What Is Seen Is Temporary

Play/Pause Stop
So we fix our eyes not on what is seen, but on what is unseen, since what is seen is temporary, but what is unseen is eternal. —2 Corinthians 4:18, NIV

I recently moved back home. By “home,” I mean the city in which I was born and raised. It’s where I have always wanted to be—the place to which I hoped I would eventually return. And now I have. I am loving it, I really am.

However, I have discovered that coming back holds both joy and grief.

While I expected some mixed emotions, what I have experienced is far more unsettling than I could have anticipated. My parents are gone.

So, too, are my beloved grandparents. I miss them all dreadfully.

I pass by their homes regularly, the one I lived in longest with my parents and sister—almost daily. Up until two months ago, I was able to look at the arborvitaes my dad and I planted. Now they are all cut down. What a strange feeling! They were some sixty years old, and now they are no more. Whenever I drive by, if the man who lives there now is exiting the driveway—my driveway!—I am thrown for a loop. The playhouse my dad built for my sister and me is missing and has been for some time. But I can still see exactly where it was, and it is still there in my mind’s eye. The various schools I attended and the churches are all present but different somehow. Most of the physical buildings and stores we shopped in are still standing, but many no longer house the same stores. My childhood friends, their houses, the parks I loved, oh, my! I can see them still, present or not. The Blue Mountains, favorite walks and drives from years gone by. Such sweet memories! I can still hear the laughter, feel the love—even though so much has changed and is now missing. And that bothers me more than I thought it would.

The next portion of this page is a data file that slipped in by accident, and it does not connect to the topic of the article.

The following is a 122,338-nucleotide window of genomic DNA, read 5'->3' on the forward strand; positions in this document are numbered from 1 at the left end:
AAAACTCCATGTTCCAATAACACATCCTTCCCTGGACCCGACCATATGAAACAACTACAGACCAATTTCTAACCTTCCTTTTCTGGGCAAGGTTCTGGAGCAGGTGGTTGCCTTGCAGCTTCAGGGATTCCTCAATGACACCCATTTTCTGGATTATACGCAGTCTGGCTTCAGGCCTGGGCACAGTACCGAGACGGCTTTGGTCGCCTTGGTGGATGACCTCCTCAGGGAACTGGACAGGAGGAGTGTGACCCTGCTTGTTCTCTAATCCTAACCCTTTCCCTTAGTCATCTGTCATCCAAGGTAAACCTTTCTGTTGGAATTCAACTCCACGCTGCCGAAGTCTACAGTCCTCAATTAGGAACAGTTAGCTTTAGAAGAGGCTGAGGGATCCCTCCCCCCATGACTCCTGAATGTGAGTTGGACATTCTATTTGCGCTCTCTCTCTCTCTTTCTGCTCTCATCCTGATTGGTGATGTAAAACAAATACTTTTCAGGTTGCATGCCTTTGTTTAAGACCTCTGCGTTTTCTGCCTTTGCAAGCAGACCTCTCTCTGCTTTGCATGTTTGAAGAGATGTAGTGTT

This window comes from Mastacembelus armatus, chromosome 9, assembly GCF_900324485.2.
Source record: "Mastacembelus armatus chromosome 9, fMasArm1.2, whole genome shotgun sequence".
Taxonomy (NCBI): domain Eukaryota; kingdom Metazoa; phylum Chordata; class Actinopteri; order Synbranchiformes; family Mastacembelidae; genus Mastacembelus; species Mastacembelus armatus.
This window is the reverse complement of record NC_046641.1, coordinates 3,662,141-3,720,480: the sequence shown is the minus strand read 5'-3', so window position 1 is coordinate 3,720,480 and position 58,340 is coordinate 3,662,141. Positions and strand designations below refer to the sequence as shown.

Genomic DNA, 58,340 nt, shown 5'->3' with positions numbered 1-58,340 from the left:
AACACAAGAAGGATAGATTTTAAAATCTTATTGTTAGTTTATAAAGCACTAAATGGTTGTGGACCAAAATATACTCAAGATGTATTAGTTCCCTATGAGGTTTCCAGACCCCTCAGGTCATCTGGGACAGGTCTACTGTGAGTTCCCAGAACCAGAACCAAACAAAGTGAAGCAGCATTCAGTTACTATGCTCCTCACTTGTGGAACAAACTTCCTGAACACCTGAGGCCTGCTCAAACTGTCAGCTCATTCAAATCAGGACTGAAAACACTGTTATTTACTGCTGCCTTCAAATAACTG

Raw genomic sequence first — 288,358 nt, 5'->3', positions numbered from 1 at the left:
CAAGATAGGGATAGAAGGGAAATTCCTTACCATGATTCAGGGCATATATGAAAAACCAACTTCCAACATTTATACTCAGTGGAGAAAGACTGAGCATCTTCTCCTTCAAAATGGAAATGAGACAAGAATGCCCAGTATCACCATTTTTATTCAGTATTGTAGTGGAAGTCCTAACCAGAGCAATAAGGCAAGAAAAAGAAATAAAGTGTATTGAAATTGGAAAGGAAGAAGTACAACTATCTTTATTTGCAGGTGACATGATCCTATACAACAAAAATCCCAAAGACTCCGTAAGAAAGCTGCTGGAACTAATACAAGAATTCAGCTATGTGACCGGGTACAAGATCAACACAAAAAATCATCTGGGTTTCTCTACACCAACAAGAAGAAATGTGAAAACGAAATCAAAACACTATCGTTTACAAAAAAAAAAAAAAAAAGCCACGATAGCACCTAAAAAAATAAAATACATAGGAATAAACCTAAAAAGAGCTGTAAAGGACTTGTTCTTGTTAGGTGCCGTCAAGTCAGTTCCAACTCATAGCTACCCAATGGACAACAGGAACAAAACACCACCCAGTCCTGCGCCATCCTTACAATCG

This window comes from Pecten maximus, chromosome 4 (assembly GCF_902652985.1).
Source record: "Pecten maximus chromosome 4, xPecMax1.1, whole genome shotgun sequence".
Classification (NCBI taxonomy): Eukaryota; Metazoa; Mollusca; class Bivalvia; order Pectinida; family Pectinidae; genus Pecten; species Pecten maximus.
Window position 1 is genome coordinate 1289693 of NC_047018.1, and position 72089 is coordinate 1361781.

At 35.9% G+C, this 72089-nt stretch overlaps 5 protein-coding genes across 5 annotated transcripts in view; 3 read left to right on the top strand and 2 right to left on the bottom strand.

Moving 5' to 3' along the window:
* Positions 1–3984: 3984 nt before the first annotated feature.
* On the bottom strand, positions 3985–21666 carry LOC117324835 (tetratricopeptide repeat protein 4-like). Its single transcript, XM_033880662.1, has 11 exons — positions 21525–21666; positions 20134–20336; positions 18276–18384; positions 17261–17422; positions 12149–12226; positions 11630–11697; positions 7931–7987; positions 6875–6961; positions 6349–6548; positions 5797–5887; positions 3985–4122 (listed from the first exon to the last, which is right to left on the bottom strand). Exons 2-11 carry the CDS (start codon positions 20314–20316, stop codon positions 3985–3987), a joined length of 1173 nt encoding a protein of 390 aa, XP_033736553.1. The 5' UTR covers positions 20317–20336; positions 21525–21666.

Fortunately, this life is transitory at best.

There is better—much better—to come.

It is good to remember that.

One day, there will be restoration, renewal, and reunions.

That is a day I very much look forward to seeing.

I hope you are too.

Carolyn K. Karlstrom

Matutina para Android